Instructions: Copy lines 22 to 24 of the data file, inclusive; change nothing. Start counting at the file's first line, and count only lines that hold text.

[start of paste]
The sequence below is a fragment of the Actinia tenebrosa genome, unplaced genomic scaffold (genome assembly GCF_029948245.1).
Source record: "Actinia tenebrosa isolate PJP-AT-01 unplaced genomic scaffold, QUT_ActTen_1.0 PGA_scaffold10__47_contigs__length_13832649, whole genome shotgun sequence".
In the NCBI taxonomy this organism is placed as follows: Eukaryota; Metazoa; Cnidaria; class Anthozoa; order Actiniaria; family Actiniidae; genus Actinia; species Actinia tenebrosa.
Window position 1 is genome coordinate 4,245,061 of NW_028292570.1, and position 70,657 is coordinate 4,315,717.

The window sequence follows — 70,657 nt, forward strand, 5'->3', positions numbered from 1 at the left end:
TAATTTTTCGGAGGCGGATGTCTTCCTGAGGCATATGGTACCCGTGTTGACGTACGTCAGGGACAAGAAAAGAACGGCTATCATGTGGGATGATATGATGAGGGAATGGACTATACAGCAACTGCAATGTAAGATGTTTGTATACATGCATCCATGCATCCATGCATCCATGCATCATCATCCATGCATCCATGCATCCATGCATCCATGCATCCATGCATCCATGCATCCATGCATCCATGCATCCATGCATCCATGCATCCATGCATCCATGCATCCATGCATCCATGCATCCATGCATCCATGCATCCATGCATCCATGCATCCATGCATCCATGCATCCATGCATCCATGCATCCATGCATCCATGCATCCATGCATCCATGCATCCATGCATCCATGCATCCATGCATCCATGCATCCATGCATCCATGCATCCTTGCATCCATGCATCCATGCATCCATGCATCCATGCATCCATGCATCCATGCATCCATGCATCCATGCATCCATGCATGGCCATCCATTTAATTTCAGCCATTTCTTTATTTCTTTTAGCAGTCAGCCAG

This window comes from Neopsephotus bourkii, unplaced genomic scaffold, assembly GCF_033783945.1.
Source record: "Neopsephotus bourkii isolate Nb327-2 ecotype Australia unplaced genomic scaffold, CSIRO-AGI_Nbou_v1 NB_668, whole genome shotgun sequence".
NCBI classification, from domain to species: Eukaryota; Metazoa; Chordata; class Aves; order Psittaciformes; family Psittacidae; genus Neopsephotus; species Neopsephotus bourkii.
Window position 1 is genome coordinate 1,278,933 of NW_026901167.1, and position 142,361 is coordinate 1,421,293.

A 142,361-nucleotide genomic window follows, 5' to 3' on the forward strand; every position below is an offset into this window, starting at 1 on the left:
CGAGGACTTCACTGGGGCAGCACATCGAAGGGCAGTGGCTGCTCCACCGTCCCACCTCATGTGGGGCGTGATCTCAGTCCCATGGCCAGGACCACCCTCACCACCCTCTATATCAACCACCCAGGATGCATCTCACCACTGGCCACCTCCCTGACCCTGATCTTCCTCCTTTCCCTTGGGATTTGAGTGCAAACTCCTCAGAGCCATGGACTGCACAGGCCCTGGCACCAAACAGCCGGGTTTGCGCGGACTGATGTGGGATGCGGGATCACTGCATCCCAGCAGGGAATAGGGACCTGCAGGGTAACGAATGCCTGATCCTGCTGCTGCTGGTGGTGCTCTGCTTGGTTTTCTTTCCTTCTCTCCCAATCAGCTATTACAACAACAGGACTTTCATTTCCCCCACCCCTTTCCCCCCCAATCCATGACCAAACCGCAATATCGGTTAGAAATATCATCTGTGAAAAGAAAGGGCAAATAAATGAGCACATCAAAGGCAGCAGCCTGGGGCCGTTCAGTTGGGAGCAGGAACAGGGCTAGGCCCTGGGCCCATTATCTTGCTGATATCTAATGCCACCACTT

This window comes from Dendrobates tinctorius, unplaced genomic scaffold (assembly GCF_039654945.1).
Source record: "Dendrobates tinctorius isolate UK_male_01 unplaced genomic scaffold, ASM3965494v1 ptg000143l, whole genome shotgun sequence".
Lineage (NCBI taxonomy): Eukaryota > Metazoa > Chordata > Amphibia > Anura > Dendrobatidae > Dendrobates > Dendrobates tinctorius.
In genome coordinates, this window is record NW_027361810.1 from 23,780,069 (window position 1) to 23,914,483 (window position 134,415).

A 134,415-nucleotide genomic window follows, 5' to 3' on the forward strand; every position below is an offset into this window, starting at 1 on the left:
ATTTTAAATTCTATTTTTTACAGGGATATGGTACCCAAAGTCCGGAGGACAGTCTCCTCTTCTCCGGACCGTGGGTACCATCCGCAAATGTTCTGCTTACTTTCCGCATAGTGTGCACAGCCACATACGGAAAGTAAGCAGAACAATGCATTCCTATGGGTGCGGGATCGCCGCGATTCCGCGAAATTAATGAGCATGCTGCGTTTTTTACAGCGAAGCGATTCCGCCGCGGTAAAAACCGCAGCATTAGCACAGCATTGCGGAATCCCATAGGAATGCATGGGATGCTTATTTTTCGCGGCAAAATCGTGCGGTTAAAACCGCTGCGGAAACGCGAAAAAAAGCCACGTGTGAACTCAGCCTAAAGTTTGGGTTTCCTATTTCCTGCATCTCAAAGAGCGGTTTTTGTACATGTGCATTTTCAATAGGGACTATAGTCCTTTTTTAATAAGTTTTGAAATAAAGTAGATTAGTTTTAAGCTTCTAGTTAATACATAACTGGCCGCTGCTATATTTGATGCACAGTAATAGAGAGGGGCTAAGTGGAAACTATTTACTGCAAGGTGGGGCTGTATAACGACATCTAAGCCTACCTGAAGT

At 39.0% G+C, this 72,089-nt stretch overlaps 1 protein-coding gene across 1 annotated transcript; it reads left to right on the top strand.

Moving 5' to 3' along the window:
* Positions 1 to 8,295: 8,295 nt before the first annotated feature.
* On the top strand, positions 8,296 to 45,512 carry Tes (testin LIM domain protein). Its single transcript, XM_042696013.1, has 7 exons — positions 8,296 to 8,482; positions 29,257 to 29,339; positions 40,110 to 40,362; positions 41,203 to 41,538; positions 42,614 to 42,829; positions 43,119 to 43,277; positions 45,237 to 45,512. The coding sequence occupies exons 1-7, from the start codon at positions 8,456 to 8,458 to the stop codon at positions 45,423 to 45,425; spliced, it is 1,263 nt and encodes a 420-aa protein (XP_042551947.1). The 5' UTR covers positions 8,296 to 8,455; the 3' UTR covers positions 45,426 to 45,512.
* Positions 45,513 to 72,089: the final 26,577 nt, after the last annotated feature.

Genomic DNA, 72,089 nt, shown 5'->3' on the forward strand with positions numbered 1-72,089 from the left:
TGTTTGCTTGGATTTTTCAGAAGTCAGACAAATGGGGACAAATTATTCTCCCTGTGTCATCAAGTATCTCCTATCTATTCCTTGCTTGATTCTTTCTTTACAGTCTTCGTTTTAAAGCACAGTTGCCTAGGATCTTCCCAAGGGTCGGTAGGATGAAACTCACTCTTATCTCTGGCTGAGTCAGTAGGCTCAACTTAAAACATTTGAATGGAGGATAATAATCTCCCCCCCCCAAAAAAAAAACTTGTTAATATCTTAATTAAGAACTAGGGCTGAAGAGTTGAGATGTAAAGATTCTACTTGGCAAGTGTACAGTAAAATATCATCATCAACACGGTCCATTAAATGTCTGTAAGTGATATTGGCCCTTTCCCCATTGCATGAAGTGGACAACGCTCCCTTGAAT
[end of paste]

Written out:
* On the top strand, positions 8,296 to 45,512 carry Tes (testin LIM domain protein). Its single transcript, XM_042696013.1, has 7 exons — positions 8,296 to 8,482; positions 29,257 to 29,339; positions 40,110 to 40,362; positions 41,203 to 41,538; positions 42,614 to 42,829; positions 43,119 to 43,277; positions 45,237 to 45,512. The coding sequence occupies exons 1-7, from the start codon at positions 8,456 to 8,458 to the stop codon at positions 45,423 to 45,425; spliced, it is 1,263 nt and encodes a 420-aa protein (XP_042551947.1). The 5' UTR covers positions 8,296 to 8,455; the 3' UTR covers positions 45,426 to 45,512.
* Positions 45,513 to 72,089: the final 26,577 nt, after the last annotated feature.

Genomic DNA, 72,089 nt, shown 5'->3' on the forward strand with positions numbered 1-72,089 from the left: